\text{Let }X_1 \text{ be the volume in a skimmed milk carton and }X_2 \text{ that in a full fat carton}
 Pr(500<Y<505)=0.6Pr( \mu<X_1< \mu+ \frac{1}{2} \sigma)+0.4Pr( \mu+ \frac{1}{2} \sigma<X_2< \mu+ \sigma)
 =0.6(b-0.5)+0.4(a-b)=0.4a+0.2b-0.3
 \text{and }Pr(Y < 505)=0.6Pr(X_1< \mu+ \frac{1}{2} \sigma)+0.4Pr(X_2< \mu+ \sigma)=0.6b+0.4a
 \text{so}Pr(Y>500 |Y<505)= \dfrac{0.4a+0.2b-0.3}{0.4a+0.6b}= \dfrac{4a+2b-3}{4a+6b}
 (ii) Pr(Y \leq 505)=0.7 \implies 0.6b+0.4a=0.7 \implies 4a+6b=7
 Pr( \text{full fat milk} |Y>495)= \dfrac{1}{3} \implies \dfrac{Pr(X_2 \geq 495)}{Pr(Y \geq 495)}= \dfrac{0.4 \times 0.5}{0.6Pr(X_1 \geq \mu- \frac{1}{2} \sigma)+0.4Pr(X_2 \geq \mu)}= \dfrac {0.2}{0.6b+0.2}
  \text{so } \dfrac {0.2}{0.6b+0.2}= \dfrac {1}{3} \implies 0.6=0.6b+0.2 \implies b= \dfrac {0.4}{0.6} = \frac {2}{3} \text{ so } a= \dfrac {1}{4}(7-6b)= \dfrac {3}{4}
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brianeverit
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2005 STEP II question 13

(i) q=1-p=1-(1+ \lambda) \text{e}^{- \lambda}=1-(1+ \lambda) \left(1- \lambda+ \dfrac{ \lambda^2}{2!}-O( \lambda^3) \right) =1-1+ \dfrac{1}{2} \lambda^2+O( \lambda^3) \approx \dfrac{1}{2} \lambda^2
 (ii) Pr(Y=n) \geq1- \lambda \implies p^n \geq 1- \lambda \implies (1+ \lambda)^n \text{e}^{-n \lambda} \geq 1- \lambda
 \text{i.e. } \left(1+n \lambda+ \dfrac{n(n-1)}{2} \lambda^2+O( \lambda^3) \right) \left(1-n \lambda+ \dfrac{1}{2}n^2 \lambda^2+O( \lambda^3) \right) \geq1- \lambda
 \implies1+ \left(-n^2+ \dfrac{n(n-1)}{2}+\dfrac{n^2}{2} \right) \lambda^2+O( \lambda^3) \geq 1- \lambda \implies1- \dfrac{n \lambda^2}{2} \geq 1- \lambda \implies\dfrac{1}{2}n \lambda \leq1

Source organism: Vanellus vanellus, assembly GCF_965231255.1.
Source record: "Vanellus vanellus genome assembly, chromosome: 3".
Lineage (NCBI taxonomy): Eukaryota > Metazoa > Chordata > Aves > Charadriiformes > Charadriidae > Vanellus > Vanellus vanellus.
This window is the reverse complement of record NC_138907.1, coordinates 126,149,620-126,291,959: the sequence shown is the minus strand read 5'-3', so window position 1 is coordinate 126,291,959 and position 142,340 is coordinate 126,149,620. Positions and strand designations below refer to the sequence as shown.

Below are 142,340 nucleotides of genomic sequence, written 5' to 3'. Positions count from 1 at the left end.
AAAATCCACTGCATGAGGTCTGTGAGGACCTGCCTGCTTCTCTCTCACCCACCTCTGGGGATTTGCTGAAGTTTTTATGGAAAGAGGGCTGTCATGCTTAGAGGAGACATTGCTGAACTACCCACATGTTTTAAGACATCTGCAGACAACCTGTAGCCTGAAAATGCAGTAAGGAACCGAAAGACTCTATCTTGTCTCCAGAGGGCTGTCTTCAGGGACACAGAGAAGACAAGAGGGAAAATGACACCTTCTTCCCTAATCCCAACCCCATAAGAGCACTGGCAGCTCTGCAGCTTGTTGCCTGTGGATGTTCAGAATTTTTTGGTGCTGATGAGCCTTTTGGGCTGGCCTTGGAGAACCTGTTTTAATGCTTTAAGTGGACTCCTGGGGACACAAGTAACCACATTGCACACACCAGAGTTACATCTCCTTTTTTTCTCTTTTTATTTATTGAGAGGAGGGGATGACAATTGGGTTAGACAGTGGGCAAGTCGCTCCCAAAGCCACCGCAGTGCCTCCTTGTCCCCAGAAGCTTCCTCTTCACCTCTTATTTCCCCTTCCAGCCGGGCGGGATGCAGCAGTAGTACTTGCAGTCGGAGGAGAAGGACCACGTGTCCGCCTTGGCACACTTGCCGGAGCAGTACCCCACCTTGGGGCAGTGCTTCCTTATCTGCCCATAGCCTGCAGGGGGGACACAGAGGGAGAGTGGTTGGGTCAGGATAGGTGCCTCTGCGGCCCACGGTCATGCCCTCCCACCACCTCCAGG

\text{hence, larger value of }n \text{ is approximately } \dfrac{2}{ \lambda}
 (ii) Pr(Y>1 |Y>0)= \dfrac{Pr(Y>1)}{Pr(Y>0)}= \dfrac{1-P(0)+P(1)}{1-P(0)}= \dfrac{1-q^n-npq^{n-1}}{1-q^n}
 = \dfrac{1-( \frac{ \lambda^ 2}{2})^n-np( \frac{ \lambda^2}{2})^{n-1}}{1-( \frac{ \lambda^2}{2})}^n \text{ since }q \approx \dfrac{1}{2} \lambda^2
  \text{hence, }Pr(Y>1 |Y>0)=1- \dfrac{np( \frac{ \lambda^2}{2})^{n-1}}{1-( \frac{\l\mbda^2}{2})^n}=1-np \left( \dfrac{ \lambda^2}{2} \right)^{n-1} \left(1- \left( \dfrac{ \lambda^2}{2} \right)^n \right)^{-1}
 =1-np \left( \dfrac{ \lambda^2}{2} \right)^{n-1} \left(1+ \left( \dfrac{ \lambda^2}{2} \right)^n \dots \right) \approx 1-n(1+ \lambda) \left(1- \lambda+ \dfrac{1}{2} \lambda^2+O( \lambda^3) \right) \left( \dfrac{ \lambda^2}{2} \right)^{n-1} \left(1+ \left( \dfrac{ \lambda^2}{2} \right)^n \dots \right)
 \approx 1-n \left( \dfrac{ \lambda^2}{2} \right)\^{n-1} \text{ taking leading term only }
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brianeverit
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2005 STEP II question 14
 \mu= \displaystyle \int_{-\infty}^{\infty} x \text{f}(x)dx=k \int_{-\infty}^{\infty} x \phi(x) dx+k \lambda \int_0^{ \lambda} \dfrac{x}{ \lambda}dx=0+k \lambda \left[ \dfrac{x^2}{2 \lambda} \right]_0^{ \lambda}= \dfrac{1}{2}k \lambda^2
 \text{but } \displaystyle \int_{-\infty}^{\infty} \text{f}(x) dx=1 \implies k \int_{-\infty}^{\infty} \phi(x)dx+k \lambda \int_0^{\lambda} \dfrac{1}{ \lambda} dx=1 \implies k+k \lambda=1 \implies k= \dfrac{1}{1+ \lambda} \text { hence } \mu= \dfrac{\lambda^2}{2(1+ \lambda)}

 \text{E}[X^2]= \displaystyle \int_{-\infty}^{\infty} x^2 \text{f}(x)dx=k \int_{-\infty}^{\infty}x^2 \phi(x)dx+k \lambda \int_0^{\lambda} \dfrac{x^2}{\lambda}dx=k+k \lambda \dfrac{\lambda^3}{3 \lambda}=k \left(1+ \dfrac{\lambda^2}{3} \right)= \dfrac{k(3+ \lambda^2)}{3}

 \text{so Var}(X)= \dfrac{3+\lambda^3}{3(1+\lambda)  }-\left( \dfrac{\lambda^2}{2(1+\lambda) } \right)^2= \dfrac{4(3+\lambda^3)(1+\lambda)-3 \lambda^4}{12(1+\lambda)^2)}= \dfrac{\lambda^4+4 \lambda^3+12 \lambda+12}{12(1+ \lambda)^2)}

 \text{Now if } \lambda=2 \text{ then }k=\dfrac{1}{3}, \mu= \dfrac{2}{3} \text{ and } \sigma^2= \drfrac{16+32+24+12}{108}= \dfrac{84}{108}= \dfrac{7}{9}

 (i) \text{f}(x)=k[ \phi(x)+2 \text{g}(x)] \text{ and g}(x)= \dfrac{1}{2} \text{ for }0 \leqx \leq2
 \text{so the graph is the standard normal curve }y= \dfrac{1}{3} \phi(x) \text{ with the portion from }x=0 \text{ to }x=2